October 23rd, 1958.
On this day, the town of Springhill, Nova Scotia experienced a terrible mining disaster. A collapsed mine, triggered by a ‘bump’, would claim the lives of 74 men.
The story of Maurice Ruddick and the five men who he saved, however, would live on.
In Beau Dixon’s one-man show Beneath Springhill: The Maurice Ruddick Story, Dixon celebrates Ruddick’s unyielding spirit in the face of disaster. A beautifully woven tale of heroism, Dixon skillfully pays tribute to a man whose music and faith gave him the strength to inspire others.
A husband and father of 12, Ruddick works as a coal miner to support his family. Though his dreams of being a musician have long been put to the wayside, Ruddick is not shy to share his passion for singing with his co-workers. Unfortunately, Ruddick, an African-Canadian, is not always welcomed by the men he works with.
When news of the mine collapse breaks out, Dixon imagines what Ruddick’s 10-year old daughter Valerie experienced when watching live television coverage of the event. The coverage is hosted by a CBC reporter who Dixon also plays.
Trapped at the bottom of the mine with six other men, Ruddick is compelled to keep their spirits high until the rescue teams reach them. He does so by singing and leading the men in various hymnals. Even though the men’s morale drops with each passing day, Ruddick is firm in his resolve.
Beneath Springhill is a moving piece of drama that succeeds in portraying Ruddick as a man who did not see himself as a hero, but someone simply doing the right thing. Someone guided by not only their faith, but their basic humanity. (The real-life Ruddick would go on to play down his hero status).
Ruddick’s admirable character as a family man and a hard worker is, in fact, what drives the emotional impact of the play.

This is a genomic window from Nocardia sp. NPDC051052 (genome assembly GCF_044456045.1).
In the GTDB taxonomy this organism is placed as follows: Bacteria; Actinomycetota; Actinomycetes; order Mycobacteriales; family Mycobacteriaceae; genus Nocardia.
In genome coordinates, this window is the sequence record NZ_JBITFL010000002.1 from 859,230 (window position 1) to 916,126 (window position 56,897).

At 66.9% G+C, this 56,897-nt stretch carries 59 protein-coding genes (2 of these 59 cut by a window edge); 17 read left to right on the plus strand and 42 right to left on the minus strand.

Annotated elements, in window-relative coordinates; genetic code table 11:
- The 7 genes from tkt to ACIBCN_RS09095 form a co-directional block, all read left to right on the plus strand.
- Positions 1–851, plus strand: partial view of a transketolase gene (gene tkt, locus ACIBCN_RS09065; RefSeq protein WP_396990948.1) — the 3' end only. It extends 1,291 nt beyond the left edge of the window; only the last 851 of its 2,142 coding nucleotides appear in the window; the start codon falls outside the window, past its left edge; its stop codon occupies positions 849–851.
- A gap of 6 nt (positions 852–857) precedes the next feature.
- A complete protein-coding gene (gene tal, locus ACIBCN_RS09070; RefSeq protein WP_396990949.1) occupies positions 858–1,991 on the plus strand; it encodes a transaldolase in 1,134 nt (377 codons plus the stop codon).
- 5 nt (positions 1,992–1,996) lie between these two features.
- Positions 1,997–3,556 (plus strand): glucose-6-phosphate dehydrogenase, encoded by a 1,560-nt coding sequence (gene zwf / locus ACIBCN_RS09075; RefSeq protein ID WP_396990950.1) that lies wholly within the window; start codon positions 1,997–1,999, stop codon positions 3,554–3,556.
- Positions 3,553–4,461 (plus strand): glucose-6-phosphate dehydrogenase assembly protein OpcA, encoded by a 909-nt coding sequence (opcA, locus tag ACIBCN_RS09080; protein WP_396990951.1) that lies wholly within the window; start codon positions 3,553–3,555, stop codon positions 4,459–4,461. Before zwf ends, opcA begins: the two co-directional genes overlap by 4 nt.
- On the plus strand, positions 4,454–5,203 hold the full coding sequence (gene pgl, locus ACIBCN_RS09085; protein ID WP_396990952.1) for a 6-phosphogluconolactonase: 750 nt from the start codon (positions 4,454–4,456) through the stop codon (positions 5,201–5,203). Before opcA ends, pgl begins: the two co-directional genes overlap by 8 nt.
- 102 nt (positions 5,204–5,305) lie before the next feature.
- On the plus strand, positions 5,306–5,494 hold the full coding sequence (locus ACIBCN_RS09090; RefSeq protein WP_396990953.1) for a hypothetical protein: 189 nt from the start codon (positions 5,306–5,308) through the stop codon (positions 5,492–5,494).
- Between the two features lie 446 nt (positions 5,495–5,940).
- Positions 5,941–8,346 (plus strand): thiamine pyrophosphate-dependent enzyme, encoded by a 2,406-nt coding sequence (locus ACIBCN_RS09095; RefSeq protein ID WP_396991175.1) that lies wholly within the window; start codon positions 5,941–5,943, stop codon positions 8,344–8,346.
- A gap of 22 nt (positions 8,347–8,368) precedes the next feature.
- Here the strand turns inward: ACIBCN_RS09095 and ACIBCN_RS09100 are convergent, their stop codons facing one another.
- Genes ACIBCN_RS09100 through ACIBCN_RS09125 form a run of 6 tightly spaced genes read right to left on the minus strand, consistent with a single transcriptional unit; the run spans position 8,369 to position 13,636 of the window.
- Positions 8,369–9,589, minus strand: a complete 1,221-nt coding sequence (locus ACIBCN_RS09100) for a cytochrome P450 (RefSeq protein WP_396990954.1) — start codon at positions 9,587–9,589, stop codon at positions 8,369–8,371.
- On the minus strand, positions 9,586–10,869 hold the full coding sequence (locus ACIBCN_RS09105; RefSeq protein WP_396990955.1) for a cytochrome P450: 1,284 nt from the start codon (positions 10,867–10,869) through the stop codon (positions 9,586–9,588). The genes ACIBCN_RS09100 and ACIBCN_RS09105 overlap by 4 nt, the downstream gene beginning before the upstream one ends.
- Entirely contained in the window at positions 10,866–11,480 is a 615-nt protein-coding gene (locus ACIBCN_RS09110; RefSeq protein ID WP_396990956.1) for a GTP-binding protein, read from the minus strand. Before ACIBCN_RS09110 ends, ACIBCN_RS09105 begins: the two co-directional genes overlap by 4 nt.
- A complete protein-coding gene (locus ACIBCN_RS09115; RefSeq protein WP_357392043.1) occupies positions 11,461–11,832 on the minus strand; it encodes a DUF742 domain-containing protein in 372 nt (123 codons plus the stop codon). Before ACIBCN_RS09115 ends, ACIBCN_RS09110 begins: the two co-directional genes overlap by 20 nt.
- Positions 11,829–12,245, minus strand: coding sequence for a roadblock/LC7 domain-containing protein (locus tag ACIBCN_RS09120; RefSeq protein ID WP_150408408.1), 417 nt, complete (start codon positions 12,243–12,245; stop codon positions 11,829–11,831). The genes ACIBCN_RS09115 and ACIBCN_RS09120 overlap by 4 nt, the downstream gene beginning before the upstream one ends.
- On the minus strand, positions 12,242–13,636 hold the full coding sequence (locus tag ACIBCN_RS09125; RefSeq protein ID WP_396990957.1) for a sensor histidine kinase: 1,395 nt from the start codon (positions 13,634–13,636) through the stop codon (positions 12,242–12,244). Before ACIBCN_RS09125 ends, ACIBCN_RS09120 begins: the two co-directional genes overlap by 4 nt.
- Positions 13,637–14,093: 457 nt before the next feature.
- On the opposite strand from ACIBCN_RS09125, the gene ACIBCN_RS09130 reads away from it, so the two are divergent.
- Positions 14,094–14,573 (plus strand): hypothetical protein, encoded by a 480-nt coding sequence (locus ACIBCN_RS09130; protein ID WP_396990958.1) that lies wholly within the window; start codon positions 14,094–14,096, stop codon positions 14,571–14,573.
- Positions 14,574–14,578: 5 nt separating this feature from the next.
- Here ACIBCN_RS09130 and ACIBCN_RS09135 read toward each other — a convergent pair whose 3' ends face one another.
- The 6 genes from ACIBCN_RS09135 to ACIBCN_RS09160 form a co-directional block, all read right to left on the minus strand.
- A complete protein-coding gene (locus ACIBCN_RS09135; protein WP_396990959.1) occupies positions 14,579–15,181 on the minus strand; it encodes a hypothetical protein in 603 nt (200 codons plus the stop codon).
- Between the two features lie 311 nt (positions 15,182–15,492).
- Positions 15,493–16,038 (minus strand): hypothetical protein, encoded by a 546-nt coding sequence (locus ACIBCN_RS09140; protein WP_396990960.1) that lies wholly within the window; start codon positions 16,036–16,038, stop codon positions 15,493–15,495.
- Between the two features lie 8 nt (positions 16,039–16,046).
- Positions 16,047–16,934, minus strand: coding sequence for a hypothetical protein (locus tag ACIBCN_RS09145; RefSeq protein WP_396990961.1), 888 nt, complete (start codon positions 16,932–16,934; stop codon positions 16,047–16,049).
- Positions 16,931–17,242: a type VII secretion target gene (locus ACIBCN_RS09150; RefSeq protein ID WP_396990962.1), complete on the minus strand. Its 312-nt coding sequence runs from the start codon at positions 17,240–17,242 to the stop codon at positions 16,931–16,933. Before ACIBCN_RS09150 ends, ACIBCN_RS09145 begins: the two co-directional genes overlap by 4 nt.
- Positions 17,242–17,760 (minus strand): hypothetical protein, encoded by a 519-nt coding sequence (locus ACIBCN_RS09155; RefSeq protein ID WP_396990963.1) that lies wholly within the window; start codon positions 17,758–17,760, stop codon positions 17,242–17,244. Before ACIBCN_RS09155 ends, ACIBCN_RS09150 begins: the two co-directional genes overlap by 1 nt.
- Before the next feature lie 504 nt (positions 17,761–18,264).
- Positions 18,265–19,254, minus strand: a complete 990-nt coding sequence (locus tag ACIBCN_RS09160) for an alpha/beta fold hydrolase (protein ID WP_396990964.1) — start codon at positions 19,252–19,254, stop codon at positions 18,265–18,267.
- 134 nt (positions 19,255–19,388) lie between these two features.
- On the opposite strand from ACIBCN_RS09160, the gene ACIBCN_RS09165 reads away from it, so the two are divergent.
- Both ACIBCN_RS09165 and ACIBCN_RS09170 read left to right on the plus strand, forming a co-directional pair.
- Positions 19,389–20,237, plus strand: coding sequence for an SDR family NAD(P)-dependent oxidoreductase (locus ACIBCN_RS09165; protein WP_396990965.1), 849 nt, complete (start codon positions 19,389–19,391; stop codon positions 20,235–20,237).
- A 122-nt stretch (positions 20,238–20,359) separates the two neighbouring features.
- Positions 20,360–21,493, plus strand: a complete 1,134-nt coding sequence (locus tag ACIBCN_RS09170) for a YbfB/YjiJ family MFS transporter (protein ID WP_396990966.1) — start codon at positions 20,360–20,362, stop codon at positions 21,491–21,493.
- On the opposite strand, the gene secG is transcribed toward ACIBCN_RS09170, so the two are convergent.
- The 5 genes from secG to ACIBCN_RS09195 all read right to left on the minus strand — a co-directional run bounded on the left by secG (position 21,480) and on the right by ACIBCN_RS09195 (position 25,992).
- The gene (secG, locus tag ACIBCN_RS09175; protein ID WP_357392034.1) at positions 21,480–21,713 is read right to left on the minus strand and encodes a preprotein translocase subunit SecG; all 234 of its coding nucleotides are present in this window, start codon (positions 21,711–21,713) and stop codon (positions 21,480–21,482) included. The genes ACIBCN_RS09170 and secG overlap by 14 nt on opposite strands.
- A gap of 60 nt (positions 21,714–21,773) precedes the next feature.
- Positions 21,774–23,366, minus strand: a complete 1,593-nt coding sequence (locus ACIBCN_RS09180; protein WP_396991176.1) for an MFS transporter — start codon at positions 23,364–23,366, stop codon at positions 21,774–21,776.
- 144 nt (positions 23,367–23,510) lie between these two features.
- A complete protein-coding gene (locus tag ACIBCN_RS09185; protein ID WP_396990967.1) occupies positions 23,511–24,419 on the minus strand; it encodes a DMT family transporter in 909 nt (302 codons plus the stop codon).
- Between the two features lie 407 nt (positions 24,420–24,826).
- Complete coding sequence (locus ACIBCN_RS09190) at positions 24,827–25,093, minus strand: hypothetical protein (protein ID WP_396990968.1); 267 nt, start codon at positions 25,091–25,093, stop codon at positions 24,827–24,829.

Dixon never allows us to forget how easily Ruddick could have lost all hope. It is truly gut-wrenching to watch the trapped men resign themselves to death while Ruddick pulls what little energy he has left, setting aside his own fears in the meantime, to maintain their morale. And all the while, who is Ruddick? He is just a simple man who risks his life on a daily basis to put food on the table.
Nor does Dixon allow us to forget how Ruddick was later rewarded for his courage. Because of segregation at the time, Ruddick’s invitation by the Governor of Georgia to a luxurious resort is sent under the condition that he and his family stay in a trailer park, away from the other survivors.
Under the hot theatre lights, we can see that this production is not easy for Dixon who plays a wide range of characters. Yet, despite the furious pace at which these transitions happen, Dixon somehow manages to not lose control of the distinct voices and mannerisms he has crafted, especially those of the five coal miners trapped with Ruddick.
Also, Dixon does well to keep the play moving forward by framing the central action with scenes of Ruddick’s daughter and the CBC’s coverage. Despite Dixon’s mixed performance as a 10-year old, seeing the disaster through a young girl’s eyes is still heart-breaking. And the CBC’s (rather pessimistic) coverage of the event reminds us just how great the odds are/were against Ruddick and the other coal miners.
A story about hope, family, and humanity, Beneath Springhill: The Maurice Ruddick Story pays its respects to a Canadian hero who inspired strength in others. Audiences will find Dixon’s performance as incredible as the emotional story he brings to life.
Beau Dixon’s Beneath Springhill: The Maurice Ruddick Story runs at Lunchbox Theatre Jan 12 – 24, 2015.
‘Beneath Springhill’ is co-presented with the 25th Annual High Performance Rodeo.
For more information about the show and how to buy tickets, visit:
For information about this year’s High Performance Rodeo, visit: https://www.hprodeo.ca/
Maurice Ruddick was featured in a Heritage Minute which can be seen here: